In a phase II trial, published in Thoracic Cancer, researchers evaluated the impact of apatinib as a maintenance treatment in patients with extensive-disease small cell lung cancer (ED-SCLC) after they had undergone standard first-line chemotherapy. According to primary investigator, Fei Teng, “apatinib maintenance therapy showed promising efficacy and safety to extend the OS/PFS of patients with ED-SCLC, thus making it a potent therapeutic option in future clinical practice.”
The trial’s participants received apatinib 250 mg per day during their chemotherapy regimen and then as a maintenance therapy after four to six cycles—until patients experienced disease progression, death, or unmanageable drug-related toxicity. The primary endpoints of the study were overall survival (OS) and progression-free survival (PFS), while secondary measures included safety and toxicity.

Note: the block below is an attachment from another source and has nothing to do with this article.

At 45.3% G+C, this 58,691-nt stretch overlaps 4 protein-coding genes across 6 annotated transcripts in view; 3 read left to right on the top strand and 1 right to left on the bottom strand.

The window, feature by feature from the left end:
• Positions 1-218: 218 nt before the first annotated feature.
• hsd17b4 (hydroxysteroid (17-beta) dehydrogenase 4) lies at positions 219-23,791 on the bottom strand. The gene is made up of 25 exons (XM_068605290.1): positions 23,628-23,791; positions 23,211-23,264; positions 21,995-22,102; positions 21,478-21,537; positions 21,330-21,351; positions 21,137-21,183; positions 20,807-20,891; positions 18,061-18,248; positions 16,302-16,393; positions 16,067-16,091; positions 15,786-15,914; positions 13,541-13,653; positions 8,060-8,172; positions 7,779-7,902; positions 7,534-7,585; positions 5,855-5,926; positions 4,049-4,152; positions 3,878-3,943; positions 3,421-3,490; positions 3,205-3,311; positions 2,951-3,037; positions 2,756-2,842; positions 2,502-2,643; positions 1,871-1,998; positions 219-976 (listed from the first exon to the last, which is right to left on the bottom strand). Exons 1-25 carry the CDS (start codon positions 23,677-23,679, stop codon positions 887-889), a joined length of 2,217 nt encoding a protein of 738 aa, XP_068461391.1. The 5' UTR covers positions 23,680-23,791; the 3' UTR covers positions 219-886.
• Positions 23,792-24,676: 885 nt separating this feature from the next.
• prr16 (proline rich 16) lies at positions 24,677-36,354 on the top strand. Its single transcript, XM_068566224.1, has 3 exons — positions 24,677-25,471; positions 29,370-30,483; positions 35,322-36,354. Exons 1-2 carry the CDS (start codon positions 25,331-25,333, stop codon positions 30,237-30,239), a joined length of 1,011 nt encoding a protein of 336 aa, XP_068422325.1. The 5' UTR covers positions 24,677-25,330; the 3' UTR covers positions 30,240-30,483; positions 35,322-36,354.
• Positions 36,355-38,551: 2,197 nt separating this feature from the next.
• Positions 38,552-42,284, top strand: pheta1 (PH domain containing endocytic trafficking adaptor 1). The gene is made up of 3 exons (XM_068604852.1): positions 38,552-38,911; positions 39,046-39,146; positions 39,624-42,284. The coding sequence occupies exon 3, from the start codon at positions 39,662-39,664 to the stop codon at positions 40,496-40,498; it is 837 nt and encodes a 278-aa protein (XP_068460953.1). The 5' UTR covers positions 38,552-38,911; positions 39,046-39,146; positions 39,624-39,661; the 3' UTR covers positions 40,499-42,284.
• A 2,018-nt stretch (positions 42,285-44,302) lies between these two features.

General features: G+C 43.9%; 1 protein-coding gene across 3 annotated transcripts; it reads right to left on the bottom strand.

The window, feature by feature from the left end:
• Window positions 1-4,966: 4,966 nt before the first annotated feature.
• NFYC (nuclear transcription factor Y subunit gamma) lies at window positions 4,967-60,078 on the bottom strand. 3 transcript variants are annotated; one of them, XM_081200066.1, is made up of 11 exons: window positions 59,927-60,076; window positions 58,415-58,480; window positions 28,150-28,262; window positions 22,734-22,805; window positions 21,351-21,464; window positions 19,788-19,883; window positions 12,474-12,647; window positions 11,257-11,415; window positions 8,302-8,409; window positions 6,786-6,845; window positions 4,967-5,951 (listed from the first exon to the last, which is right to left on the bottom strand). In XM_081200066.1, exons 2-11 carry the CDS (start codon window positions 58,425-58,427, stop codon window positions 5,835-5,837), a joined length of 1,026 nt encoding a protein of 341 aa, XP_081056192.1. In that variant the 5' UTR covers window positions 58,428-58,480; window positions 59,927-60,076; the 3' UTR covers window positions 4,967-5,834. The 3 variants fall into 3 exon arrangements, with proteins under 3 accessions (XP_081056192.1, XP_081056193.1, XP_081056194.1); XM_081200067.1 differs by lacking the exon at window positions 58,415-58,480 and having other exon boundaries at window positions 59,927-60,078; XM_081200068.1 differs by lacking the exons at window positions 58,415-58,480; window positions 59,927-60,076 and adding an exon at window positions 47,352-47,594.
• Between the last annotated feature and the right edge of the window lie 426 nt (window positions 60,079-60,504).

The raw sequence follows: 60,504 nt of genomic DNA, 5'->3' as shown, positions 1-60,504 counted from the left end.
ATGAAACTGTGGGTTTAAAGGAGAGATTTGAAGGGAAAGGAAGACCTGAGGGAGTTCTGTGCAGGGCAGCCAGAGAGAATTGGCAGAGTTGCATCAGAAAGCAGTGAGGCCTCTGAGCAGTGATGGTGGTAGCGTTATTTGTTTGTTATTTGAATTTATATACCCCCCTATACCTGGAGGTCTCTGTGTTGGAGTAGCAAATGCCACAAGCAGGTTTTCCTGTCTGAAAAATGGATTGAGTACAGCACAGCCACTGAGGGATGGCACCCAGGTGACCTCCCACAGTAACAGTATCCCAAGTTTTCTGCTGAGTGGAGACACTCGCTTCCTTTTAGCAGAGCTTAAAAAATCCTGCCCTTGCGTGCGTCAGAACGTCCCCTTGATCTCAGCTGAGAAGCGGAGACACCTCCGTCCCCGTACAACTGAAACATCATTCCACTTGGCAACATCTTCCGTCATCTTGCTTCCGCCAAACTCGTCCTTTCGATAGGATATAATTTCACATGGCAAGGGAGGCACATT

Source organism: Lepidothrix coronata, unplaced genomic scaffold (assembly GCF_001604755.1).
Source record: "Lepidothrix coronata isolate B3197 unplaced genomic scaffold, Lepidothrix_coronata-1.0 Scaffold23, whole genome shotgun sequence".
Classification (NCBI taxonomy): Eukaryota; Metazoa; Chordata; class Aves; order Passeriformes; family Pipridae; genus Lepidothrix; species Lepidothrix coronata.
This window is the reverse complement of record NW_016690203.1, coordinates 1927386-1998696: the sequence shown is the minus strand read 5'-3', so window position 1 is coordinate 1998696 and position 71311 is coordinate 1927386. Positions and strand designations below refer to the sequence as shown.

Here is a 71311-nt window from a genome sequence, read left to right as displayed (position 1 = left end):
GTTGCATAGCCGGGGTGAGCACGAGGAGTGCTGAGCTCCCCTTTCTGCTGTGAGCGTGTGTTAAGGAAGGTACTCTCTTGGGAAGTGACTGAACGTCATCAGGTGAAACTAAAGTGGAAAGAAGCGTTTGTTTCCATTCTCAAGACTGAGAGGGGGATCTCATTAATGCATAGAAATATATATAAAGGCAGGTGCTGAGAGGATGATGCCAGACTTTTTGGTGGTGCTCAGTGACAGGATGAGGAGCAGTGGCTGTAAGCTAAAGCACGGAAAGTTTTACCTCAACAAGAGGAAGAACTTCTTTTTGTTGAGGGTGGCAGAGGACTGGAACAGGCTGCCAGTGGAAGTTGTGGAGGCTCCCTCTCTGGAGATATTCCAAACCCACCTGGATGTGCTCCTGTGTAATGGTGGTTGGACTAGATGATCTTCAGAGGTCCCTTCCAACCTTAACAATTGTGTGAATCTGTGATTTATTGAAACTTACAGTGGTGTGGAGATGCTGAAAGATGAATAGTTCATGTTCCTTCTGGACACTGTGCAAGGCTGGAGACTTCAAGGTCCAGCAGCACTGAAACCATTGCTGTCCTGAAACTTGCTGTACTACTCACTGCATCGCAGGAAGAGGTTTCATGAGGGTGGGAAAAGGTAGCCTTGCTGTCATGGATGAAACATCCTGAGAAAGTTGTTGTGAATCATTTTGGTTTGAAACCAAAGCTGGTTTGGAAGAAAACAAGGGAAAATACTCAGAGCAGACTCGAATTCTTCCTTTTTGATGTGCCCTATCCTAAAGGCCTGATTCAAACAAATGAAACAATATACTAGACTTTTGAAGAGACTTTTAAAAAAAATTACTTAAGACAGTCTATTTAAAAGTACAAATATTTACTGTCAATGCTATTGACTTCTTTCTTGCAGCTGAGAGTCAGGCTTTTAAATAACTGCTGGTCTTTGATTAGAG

The authors reported that patients achieved a median PFS of 3.7 months (95% confidence interval [CI], 1.3–6.2) and a median OS of 16.3 months (95% CI, 9.7–22.8). The rate of objective response was 50% and the rate of disease control was 66.7%. Regarding toxicity, two patients required a dosage reduction due to adverse effects (AEs), and the most common AEs included hypertension (n = 4; 33.3%) and hand-foot-skin reaction (n = 2; 16.7); the most serious AE reported was intestinal obstruction; and other AEs included diarrhea and hemoptysis in one patient each.
Overall, Teng and the investigators judged that apatinib had “promising” results as a maintenance therapy after first-line chemotherapy in patients with ED-SCLC, with the potential to improve survival outcomes. However, they acknowledged that, “given the small sample size of this study, further studies with large sample sizes are needed to validate the findings of the present study.”